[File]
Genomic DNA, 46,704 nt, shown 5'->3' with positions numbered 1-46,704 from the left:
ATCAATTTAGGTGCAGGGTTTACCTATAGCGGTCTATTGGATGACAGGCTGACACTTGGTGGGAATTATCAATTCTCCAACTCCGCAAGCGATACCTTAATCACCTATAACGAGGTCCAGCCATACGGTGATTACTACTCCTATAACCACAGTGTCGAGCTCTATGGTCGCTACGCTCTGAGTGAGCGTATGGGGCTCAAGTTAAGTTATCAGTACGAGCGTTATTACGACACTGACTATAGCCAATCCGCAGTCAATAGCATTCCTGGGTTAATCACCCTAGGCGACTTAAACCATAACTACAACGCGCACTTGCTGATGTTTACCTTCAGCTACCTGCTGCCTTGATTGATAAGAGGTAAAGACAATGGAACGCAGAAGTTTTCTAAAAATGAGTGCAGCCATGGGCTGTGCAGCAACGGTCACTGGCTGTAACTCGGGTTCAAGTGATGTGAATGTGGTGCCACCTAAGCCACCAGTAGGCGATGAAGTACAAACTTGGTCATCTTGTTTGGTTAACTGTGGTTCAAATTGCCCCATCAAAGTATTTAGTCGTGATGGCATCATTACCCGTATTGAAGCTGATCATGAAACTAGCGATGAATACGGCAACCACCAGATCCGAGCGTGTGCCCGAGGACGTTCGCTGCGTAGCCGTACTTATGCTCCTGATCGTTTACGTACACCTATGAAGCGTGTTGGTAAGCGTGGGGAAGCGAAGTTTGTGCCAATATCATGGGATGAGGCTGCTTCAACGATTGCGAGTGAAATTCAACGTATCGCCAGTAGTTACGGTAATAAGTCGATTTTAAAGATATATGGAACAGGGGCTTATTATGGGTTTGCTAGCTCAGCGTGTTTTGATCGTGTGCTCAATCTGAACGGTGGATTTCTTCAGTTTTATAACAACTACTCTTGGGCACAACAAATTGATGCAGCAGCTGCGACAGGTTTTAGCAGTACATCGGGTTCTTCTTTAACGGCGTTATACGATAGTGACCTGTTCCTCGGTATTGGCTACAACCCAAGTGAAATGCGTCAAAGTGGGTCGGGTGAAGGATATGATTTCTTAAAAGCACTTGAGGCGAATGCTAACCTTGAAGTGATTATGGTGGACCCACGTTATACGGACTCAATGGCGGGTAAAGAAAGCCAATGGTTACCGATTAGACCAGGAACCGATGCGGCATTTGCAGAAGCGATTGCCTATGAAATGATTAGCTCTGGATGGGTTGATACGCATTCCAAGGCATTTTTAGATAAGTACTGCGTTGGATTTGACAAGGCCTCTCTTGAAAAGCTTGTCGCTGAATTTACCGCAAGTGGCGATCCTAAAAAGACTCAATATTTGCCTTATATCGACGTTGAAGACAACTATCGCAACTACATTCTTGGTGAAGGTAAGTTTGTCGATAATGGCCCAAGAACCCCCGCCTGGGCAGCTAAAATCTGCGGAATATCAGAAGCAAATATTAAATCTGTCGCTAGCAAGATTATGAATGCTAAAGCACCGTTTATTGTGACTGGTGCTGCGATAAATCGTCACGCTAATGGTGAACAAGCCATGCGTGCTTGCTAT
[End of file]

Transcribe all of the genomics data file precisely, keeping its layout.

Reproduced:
Genomic DNA, 46,704 nt, shown 5'->3' with positions numbered 1-46,704 from the left:
ATCAATTTAGGTGCAGGGTTTACCTATAGCGGTCTATTGGATGACAGGCTGACACTTGGTGGGAATTATCAATTCTCCAACTCCGCAAGCGATACCTTAATCACCTATAACGAGGTCCAGCCATACGGTGATTACTACTCCTATAACCACAGTGTCGAGCTCTATGGTCGCTACGCTCTGAGTGAGCGTATGGGGCTCAAGTTAAGTTATCAGTACGAGCGTTATTACGACACTGACTATAGCCAATCCGCAGTCAATAGCATTCCTGGGTTAATCACCCTAGGCGACTTAAACCATAACTACAACGCGCACTTGCTGATGTTTACCTTCAGCTACCTGCTGCCTTGATTGATAAGAGGTAAAGACAATGGAACGCAGAAGTTTTCTAAAAATGAGTGCAGCCATGGGCTGTGCAGCAACGGTCACTGGCTGTAACTCGGGTTCAAGTGATGTGAATGTGGTGCCACCTAAGCCACCAGTAGGCGATGAAGTACAAACTTGGTCATCTTGTTTGGTTAACTGTGGTTCAAATTGCCCCATCAAAGTATTTAGTCGTGATGGCATCATTACCCGTATTGAAGCTGATCATGAAACTAGCGATGAATACGGCAACCACCAGATCCGAGCGTGTGCCCGAGGACGTTCGCTGCGTAGCCGTACTTATGCTCCTGATCGTTTACGTACACCTATGAAGCGTGTTGGTAAGCGTGGGGAAGCGAAGTTTGTGCCAATATCATGGGATGAGGCTGCTTCAACGATTGCGAGTGAAATTCAACGTATCGCCAGTAGTTACGGTAATAAGTCGATTTTAAAGATATATGGAACAGGGGCTTATTATGGGTTTGCTAGCTCAGCGTGTTTTGATCGTGTGCTCAATCTGAACGGTGGATTTCTTCAGTTTTATAACAACTACTCTTGGGCACAACAAATTGATGCAGCAGCTGCGACAGGTTTTAGCAGTACATCGGGTTCTTCTTTAACGGCGTTATACGATAGTGACCTGTTCCTCGGTATTGGCTACAACCCAAGTGAAATGCGTCAAAGTGGGTCGGGTGAAGGATATGATTTCTTAAAAGCACTTGAGGCGAATGCTAACCTTGAAGTGATTATGGTGGACCCACGTTATACGGACTCAATGGCGGGTAAAGAAAGCCAATGGTTACCGATTAGACCAGGAACCGATGCGGCATTTGCAGAAGCGATTGCCTATGAAATGATTAGCTCTGGATGGGTTGATACGCATTCCAAGGCATTTTTAGATAAGTACTGCGTTGGATTTGACAAGGCCTCTCTTGAAAAGCTTGTCGCTGAATTTACCGCAAGTGGCGATCCTAAAAAGACTCAATATTTGCCTTATATCGACGTTGAAGACAACTATCGCAACTACATTCTTGGTGAAGGTAAGTTTGTCGATAATGGCCCAAGAACCCCCGCCTGGGCAGCTAAAATCTGCGGAATATCAGAAGCAAATATTAAATCTGTCGCTAGCAAGATTATGAATGCTAAAGCACCGTTTATTGTGACTGGTGCTGCGATAAATCGTCACGCTAATGGTGAACAAGCCATGCGTGCTTGCTAT